The Gospel for Easter Day is really the culmination of the rich scriptural narrative from the Vigil service. Salvation history comes full circle from the Garden of Eden, where sin brought death into the world, to the garden tomb of Jesus, the new Adam. Mary is the first tentative witness to the resurrection as she arrives at first light of dawn to discover the tomb is empty. She runs to find Peter and the Beloved Disciple, whose heart will be the first to see what has happened. They depart, leaving Mary in tearful bewilderment. Her baptism of tears will end in the Gospel proclamation that love is truly stronger than death. Jesus is alive, the source of life for us all.
Our own Easter faith must make the same journey to faith through love, which first knows only the grief of empty hope and loss. Death appears to triumph, but first light reveals that something mysterious has happened here. These burial cloths and the face-covering rolled up nearby tell a different story. Death could not contain Jesus; no winding shroud or heavy stone could keep him entombed. Liberation has occurred, a new and final Exodus that confirms for all of us that death is not the end. Our pioneer and older brother Jesus has made passage through death to eternal life and opened up the way for all of us who follow him.
How appropriate that we hear this proclamation at our communal Eucharist. Jesus is among us. His Real Presence is in the word, in the bread and wine, and in one another, our holy communion as the body of Christ. He is in the world through us and wherever his Spirit moves and inspires. We will hear further accounts of the appearance of the risen Jesus — to Mary and the other women, to the disciples on the road to Emmaus, to the apostles in the upper room and on the shore of the Sea of Galilee. We will be challenged to find him in the world, especially in the poor. The stranger on the road, welcomed to our table, will be revealed as Jesus. The wounded neighbor, crucified for the sins of the world, will be revealed as Jesus.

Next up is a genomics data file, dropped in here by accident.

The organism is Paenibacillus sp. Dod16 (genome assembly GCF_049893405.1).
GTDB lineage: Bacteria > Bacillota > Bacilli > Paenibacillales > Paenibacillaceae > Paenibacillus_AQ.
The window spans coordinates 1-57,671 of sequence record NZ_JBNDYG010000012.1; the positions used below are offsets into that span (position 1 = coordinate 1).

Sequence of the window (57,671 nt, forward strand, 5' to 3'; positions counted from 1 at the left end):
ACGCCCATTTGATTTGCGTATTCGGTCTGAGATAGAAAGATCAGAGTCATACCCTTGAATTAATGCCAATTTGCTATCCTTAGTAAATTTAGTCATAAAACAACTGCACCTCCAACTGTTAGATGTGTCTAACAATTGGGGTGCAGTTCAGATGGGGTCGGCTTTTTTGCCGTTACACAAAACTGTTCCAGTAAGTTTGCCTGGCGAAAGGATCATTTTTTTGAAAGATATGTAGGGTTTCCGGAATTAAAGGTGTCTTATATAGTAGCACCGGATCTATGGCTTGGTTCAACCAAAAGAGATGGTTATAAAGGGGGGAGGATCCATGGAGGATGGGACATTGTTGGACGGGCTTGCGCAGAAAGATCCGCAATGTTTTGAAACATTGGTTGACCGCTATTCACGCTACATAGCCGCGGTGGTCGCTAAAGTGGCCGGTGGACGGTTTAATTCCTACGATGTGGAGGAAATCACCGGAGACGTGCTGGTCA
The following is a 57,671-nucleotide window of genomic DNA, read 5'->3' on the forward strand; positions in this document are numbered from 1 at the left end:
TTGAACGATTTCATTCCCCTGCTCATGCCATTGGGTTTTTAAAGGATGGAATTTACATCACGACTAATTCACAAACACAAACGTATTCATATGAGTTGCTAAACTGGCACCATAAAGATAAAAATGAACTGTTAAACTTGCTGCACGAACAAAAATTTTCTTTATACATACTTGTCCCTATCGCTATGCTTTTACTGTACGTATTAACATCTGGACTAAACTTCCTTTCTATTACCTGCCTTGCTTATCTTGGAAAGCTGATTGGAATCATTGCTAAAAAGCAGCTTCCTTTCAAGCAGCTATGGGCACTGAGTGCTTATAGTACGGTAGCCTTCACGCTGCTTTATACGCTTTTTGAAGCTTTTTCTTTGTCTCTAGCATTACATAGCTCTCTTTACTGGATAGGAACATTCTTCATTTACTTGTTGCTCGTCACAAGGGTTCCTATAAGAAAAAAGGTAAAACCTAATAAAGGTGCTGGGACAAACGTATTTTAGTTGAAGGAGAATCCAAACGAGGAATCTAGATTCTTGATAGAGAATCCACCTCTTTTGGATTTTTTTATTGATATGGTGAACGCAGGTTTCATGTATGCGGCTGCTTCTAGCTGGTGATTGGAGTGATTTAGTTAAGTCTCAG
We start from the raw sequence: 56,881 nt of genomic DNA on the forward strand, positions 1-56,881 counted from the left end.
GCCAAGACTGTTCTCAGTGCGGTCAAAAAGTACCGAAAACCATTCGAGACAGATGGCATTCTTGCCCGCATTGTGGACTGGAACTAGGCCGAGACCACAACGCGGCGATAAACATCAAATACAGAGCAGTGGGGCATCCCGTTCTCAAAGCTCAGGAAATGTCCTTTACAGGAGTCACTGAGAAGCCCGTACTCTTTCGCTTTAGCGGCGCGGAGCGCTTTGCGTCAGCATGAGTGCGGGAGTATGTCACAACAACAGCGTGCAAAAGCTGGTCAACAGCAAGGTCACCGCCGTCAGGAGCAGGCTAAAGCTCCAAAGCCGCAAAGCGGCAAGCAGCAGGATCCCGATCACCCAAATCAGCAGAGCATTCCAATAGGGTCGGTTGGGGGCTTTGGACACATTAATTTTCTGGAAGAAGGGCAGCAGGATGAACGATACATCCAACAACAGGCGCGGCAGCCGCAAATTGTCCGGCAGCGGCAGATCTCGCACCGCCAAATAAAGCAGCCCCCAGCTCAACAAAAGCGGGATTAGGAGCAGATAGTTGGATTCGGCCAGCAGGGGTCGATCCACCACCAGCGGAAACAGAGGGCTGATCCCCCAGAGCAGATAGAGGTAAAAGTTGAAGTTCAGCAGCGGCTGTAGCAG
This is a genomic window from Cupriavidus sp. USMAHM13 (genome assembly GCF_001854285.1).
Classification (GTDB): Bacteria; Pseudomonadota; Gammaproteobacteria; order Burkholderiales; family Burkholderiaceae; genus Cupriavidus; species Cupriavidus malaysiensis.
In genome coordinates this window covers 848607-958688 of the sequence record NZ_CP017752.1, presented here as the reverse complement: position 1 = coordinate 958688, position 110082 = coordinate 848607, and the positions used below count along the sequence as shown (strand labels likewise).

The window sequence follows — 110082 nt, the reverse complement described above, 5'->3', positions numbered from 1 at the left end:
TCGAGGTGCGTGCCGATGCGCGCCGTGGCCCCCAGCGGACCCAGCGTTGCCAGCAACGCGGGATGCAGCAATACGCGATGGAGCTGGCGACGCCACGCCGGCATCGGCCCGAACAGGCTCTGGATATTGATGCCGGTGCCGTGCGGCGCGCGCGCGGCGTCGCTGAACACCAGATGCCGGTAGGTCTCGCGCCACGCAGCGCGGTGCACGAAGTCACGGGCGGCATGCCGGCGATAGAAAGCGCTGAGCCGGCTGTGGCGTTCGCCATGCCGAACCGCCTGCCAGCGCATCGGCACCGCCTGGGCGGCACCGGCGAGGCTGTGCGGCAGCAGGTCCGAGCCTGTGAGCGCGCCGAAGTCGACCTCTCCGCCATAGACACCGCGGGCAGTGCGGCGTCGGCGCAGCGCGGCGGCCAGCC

The liturgy gives us 50 days to find Jesus in the word, in the breaking of the bread and the sharing of the cup, in our prayers and in our going forth to serve the needy. We are formed and prepared for Pentecost by participating in the sacred rites and in the world. Everything reveals God and everywhere is holy ground, all our thoughts and words and actions illuminated by grace, overflowing with new life.
The Holy Week we began in sorrow ends in joy. The altar table of Jesus’ self -sacrificing love is strong enough to hold our sufferings and despair, our unanswered questions and anguished losses. In retelling the story, our minds are opened and our hearts burn within us. What we bring to God through Jesus is consecrated and transformed. The lives we place on the altar we take up again suffused with light and power.
Easter sets our lives in motion. The first disciples ran to and from the tomb. Two disciples ran all the way from Emmaus to Jerusalem to tell the others they had seen the Lord. The first faith community, broken by failure and sorrow, regrouped on Easter Sunday to begin their mission to the world. A new day has dawned. “This is the day the Lord has made, let us rejoice and be glad” (Psalm 118).